Recreational Opportunities

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Sustainability Watch

The City of Pittsburgh and region have made important strides toward a future built around a sustainable economy, environmental stewardship and social equity and justice. But lingering shortcomings ranging from air pollution to racial and income equity underscore the work that lies ahead. This is one of a series of briefs that examine regional indicators of sustainability.


Southwestern Pennsylvanians think highly of the parks, trails and other recreational amenities in the region and survey data suggest most base their views on firsthand knowledge.

The accessibility and quality of outdoor recreational opportunities, whether found in parks and woods or on rivers and streams, are indicators of the quality of life available in the region. The better the quality of the recreational offerings, the more of a regional attraction they are.

More important, outdoor opportunities that encourage physical activity are important to public health. Physical exercise reduces rates of overweight children and adults, obesity and illnesses such as diabetes and heart disease – all of which are issues of concern in the region.

Highly rated

The findings of the Pittsburgh Regional Environment Survey offer a glimpse of how residents use and view the land and water recreational opportunities found in the Pittsburgh Metropolitan Statistical Area, which consists of Allegheny, Armstrong, Beaver, Butler, Fayette, Washington and Westmoreland counties. Public Recreation Rating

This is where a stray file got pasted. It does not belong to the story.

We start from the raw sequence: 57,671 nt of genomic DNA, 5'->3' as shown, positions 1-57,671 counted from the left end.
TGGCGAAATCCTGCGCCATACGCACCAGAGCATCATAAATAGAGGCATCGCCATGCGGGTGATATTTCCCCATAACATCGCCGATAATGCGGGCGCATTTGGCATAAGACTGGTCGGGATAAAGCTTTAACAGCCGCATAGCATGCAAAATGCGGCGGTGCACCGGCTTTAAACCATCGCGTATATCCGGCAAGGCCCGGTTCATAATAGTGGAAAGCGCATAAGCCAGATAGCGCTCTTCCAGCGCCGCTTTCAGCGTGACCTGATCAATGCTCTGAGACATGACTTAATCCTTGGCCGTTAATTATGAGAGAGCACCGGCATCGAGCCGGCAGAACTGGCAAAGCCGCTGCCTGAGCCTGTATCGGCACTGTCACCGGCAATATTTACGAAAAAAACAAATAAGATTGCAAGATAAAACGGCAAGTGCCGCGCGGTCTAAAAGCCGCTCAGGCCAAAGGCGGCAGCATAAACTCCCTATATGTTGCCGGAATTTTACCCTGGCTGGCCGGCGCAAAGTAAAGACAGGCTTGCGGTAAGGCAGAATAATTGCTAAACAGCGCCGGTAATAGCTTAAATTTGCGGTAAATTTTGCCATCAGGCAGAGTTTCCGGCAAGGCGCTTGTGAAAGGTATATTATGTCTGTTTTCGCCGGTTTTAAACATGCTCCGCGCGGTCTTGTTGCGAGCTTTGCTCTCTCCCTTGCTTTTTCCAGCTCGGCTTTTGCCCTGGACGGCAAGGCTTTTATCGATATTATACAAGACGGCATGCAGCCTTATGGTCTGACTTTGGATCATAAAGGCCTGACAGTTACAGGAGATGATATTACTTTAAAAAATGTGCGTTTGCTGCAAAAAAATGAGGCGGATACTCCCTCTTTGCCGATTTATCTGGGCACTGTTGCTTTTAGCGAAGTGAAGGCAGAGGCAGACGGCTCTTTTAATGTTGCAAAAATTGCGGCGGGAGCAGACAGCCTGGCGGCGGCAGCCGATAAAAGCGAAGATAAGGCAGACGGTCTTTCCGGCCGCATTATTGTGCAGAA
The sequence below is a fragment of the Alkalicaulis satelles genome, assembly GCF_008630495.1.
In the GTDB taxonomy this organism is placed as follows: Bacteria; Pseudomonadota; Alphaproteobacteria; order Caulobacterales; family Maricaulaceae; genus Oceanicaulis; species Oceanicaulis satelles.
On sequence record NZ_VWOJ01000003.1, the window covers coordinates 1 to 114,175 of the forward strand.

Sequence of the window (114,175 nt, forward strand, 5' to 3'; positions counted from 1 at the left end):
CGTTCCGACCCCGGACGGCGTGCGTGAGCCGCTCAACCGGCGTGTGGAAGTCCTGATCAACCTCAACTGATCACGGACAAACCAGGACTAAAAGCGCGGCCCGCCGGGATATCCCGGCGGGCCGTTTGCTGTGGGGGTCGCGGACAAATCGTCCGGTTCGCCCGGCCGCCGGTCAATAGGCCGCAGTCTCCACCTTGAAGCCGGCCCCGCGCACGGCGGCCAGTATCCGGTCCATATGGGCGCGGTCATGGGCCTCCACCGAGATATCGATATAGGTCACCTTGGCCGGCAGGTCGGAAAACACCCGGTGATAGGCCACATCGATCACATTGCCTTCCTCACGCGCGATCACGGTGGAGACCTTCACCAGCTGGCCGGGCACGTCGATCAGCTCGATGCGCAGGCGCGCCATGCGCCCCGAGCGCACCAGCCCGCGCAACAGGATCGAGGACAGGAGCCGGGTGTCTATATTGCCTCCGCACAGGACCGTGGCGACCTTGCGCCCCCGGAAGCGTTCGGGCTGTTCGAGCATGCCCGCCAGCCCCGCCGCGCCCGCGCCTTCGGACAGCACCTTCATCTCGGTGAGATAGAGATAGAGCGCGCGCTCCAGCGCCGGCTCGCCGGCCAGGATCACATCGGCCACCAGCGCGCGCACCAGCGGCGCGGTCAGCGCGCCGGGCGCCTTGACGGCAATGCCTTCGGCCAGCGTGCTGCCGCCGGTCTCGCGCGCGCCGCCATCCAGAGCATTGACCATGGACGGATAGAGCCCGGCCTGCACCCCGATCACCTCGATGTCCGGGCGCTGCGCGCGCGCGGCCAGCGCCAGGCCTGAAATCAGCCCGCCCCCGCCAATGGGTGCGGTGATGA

About 3 in 4 residents rate the quality of parks, playgrounds and trails and other outdoor amenities as excellent, very good or good, according to the 2013 survey conducted by Pittsburgh Today and the University of Pittsburgh University Center for Social and Urban Research.

Only about six percent of residents describe the quality of parks, trails and other recreational amenities as poor.

Southwestern Pennsylvanians also tend to be protective of public recreational areas. More than 70 percent of Pittsburgh MSA residents, for example, oppose drilling for natural gas in state parks, wildlife and nature reserves and state game lands.


Parks, trails and other land-based amenities are widely used, the survey suggests. Nearly 63 percent of Pittsburgh MSA residents report using them at least six times a year. Only 12 percent say they never use them. Residents who get the most use out of recreational areas live in Allegheny County, where 40 percent of residents say they visit them at least 20 times a year.

Southwestern Pennsylvanians use the region’s ample rivers, streams and lakes less often than land-based outdoor amenities. Only 37 percent of residents overall say they use water resources for recreation more than five times a year. Nearly one-third of residents don’t use them at all.

This brief is a summary of a more detailed analysis published in the 2016 Sustainable Pittsburgh Southwestern Pennsylvania Sustainability Goals and Indicators Report.